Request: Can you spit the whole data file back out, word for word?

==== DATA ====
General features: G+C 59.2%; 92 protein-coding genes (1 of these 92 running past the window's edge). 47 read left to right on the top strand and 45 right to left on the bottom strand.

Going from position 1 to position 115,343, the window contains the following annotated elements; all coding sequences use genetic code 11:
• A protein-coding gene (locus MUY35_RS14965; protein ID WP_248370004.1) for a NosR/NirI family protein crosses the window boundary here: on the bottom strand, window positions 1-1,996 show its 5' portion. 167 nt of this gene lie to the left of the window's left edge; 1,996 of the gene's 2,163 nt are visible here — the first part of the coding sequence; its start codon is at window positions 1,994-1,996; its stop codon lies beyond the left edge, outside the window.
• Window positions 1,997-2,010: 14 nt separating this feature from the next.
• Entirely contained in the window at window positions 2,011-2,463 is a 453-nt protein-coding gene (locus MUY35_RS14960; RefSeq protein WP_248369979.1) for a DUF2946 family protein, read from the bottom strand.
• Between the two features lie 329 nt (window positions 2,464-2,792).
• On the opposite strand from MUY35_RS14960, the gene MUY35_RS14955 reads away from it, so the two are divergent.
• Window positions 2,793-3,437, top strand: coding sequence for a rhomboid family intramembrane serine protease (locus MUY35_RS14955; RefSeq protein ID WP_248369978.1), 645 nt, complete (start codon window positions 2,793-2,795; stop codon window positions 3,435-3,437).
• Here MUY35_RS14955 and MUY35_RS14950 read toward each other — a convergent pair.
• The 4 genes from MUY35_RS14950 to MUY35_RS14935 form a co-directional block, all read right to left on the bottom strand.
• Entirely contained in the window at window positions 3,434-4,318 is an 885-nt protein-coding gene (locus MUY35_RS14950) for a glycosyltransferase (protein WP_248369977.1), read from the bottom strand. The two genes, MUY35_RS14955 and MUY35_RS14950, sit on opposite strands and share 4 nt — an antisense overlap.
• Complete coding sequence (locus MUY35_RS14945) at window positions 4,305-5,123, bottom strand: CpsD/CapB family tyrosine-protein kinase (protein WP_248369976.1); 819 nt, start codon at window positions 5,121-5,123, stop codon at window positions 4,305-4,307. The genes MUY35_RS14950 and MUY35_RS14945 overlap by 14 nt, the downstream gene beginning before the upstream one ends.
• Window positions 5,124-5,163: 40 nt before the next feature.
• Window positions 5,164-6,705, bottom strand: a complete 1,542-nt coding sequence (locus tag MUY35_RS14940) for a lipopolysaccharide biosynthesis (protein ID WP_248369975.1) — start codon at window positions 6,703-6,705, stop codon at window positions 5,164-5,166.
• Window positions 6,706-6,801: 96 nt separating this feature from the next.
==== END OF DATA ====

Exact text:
General features: G+C 59.2%; 92 protein-coding genes (1 of these 92 running past the window's edge). 47 read left to right on the top strand and 45 right to left on the bottom strand.

Going from position 1 to position 115,343, the window contains the following annotated elements; all coding sequences use genetic code 11:
• A protein-coding gene (locus MUY35_RS14965; protein ID WP_248370004.1) for a NosR/NirI family protein crosses the window boundary here: on the bottom strand, window positions 1-1,996 show its 5' portion. 167 nt of this gene lie to the left of the window's left edge; 1,996 of the gene's 2,163 nt are visible here — the first part of the coding sequence; its start codon is at window positions 1,994-1,996; its stop codon lies beyond the left edge, outside the window.
• Window positions 1,997-2,010: 14 nt separating this feature from the next.
• Entirely contained in the window at window positions 2,011-2,463 is a 453-nt protein-coding gene (locus MUY35_RS14960; RefSeq protein WP_248369979.1) for a DUF2946 family protein, read from the bottom strand.
• Between the two features lie 329 nt (window positions 2,464-2,792).
• On the opposite strand from MUY35_RS14960, the gene MUY35_RS14955 reads away from it, so the two are divergent.
• Window positions 2,793-3,437, top strand: coding sequence for a rhomboid family intramembrane serine protease (locus MUY35_RS14955; RefSeq protein ID WP_248369978.1), 645 nt, complete (start codon window positions 2,793-2,795; stop codon window positions 3,435-3,437).
• Here MUY35_RS14955 and MUY35_RS14950 read toward each other — a convergent pair.
• The 4 genes from MUY35_RS14950 to MUY35_RS14935 form a co-directional block, all read right to left on the bottom strand.
• Entirely contained in the window at window positions 3,434-4,318 is an 885-nt protein-coding gene (locus MUY35_RS14950) for a glycosyltransferase (protein WP_248369977.1), read from the bottom strand. The two genes, MUY35_RS14955 and MUY35_RS14950, sit on opposite strands and share 4 nt — an antisense overlap.
• Complete coding sequence (locus MUY35_RS14945) at window positions 4,305-5,123, bottom strand: CpsD/CapB family tyrosine-protein kinase (protein WP_248369976.1); 819 nt, start codon at window positions 5,121-5,123, stop codon at window positions 4,305-4,307. The genes MUY35_RS14950 and MUY35_RS14945 overlap by 14 nt, the downstream gene beginning before the upstream one ends.
• Window positions 5,124-5,163: 40 nt before the next feature.
• Window positions 5,164-6,705, bottom strand: a complete 1,542-nt coding sequence (locus tag MUY35_RS14940) for a lipopolysaccharide biosynthesis (protein ID WP_248369975.1) — start codon at window positions 6,703-6,705, stop codon at window positions 5,164-5,166.
• Window positions 6,706-6,801: 96 nt separating this feature from the next.